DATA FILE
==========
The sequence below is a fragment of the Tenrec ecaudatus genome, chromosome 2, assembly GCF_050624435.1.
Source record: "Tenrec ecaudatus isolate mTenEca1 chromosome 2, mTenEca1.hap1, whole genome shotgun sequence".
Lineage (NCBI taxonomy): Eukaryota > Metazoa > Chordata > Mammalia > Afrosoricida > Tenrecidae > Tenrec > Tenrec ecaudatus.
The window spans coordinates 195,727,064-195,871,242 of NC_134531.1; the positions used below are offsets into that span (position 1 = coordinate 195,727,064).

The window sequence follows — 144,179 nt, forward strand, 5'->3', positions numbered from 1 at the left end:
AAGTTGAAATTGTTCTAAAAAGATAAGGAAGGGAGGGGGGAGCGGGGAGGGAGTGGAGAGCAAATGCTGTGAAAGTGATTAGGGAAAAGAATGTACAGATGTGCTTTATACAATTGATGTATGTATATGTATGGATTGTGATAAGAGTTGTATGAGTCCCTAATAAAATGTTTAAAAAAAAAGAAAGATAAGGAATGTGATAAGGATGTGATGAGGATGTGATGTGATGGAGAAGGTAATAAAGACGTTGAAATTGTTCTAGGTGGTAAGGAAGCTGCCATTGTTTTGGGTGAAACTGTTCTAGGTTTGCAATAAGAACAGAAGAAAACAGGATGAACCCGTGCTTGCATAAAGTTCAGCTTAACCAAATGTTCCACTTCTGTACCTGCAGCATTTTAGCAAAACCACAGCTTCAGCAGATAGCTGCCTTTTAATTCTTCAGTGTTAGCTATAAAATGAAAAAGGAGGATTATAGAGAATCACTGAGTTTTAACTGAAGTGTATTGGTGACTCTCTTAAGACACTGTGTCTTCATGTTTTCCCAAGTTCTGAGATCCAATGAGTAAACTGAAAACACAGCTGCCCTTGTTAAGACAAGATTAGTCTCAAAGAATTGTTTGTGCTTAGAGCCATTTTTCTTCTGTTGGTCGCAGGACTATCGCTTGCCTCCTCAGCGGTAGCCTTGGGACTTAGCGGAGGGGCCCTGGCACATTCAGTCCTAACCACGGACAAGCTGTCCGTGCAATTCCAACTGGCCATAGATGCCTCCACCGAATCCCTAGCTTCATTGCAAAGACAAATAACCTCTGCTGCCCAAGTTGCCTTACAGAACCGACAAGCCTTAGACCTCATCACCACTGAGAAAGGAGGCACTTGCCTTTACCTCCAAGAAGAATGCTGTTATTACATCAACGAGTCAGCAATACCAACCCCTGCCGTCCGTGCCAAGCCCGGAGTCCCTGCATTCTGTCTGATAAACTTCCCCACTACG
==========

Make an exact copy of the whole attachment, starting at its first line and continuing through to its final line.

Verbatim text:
The sequence below is a fragment of the Tenrec ecaudatus genome, chromosome 2, assembly GCF_050624435.1.
Source record: "Tenrec ecaudatus isolate mTenEca1 chromosome 2, mTenEca1.hap1, whole genome shotgun sequence".
Lineage (NCBI taxonomy): Eukaryota > Metazoa > Chordata > Mammalia > Afrosoricida > Tenrecidae > Tenrec > Tenrec ecaudatus.
The window spans coordinates 195,727,064-195,871,242 of NC_134531.1; the positions used below are offsets into that span (position 1 = coordinate 195,727,064).

The window sequence follows — 144,179 nt, forward strand, 5'->3', positions numbered from 1 at the left end:
AAGTTGAAATTGTTCTAAAAAGATAAGGAAGGGAGGGGGGAGCGGGGAGGGAGTGGAGAGCAAATGCTGTGAAAGTGATTAGGGAAAAGAATGTACAGATGTGCTTTATACAATTGATGTATGTATATGTATGGATTGTGATAAGAGTTGTATGAGTCCCTAATAAAATGTTTAAAAAAAAAGAAAGATAAGGAATGTGATAAGGATGTGATGAGGATGTGATGTGATGGAGAAGGTAATAAAGACGTTGAAATTGTTCTAGGTGGTAAGGAAGCTGCCATTGTTTTGGGTGAAACTGTTCTAGGTTTGCAATAAGAACAGAAGAAAACAGGATGAACCCGTGCTTGCATAAAGTTCAGCTTAACCAAATGTTCCACTTCTGTACCTGCAGCATTTTAGCAAAACCACAGCTTCAGCAGATAGCTGCCTTTTAATTCTTCAGTGTTAGCTATAAAATGAAAAAGGAGGATTATAGAGAATCACTGAGTTTTAACTGAAGTGTATTGGTGACTCTCTTAAGACACTGTGTCTTCATGTTTTCCCAAGTTCTGAGATCCAATGAGTAAACTGAAAACACAGCTGCCCTTGTTAAGACAAGATTAGTCTCAAAGAATTGTTTGTGCTTAGAGCCATTTTTCTTCTGTTGGTCGCAGGACTATCGCTTGCCTCCTCAGCGGTAGCCTTGGGACTTAGCGGAGGGGCCCTGGCACATTCAGTCCTAACCACGGACAAGCTGTCCGTGCAATTCCAACTGGCCATAGATGCCTCCACCGAATCCCTAGCTTCATTGCAAAGACAAATAACCTCTGCTGCCCAAGTTGCCTTACAGAACCGACAAGCCTTAGACCTCATCACCACTGAGAAAGGAGGCACTTGCCTTTACCTCCAAGAAGAATGCTGTTATTACATCAACGAGTCAGCAATACCAACCCCTGCCGTCCGTGCCAAGCCCGGAGTCCCTGCATTCTGTCTGATAAACTTCCCCACTACG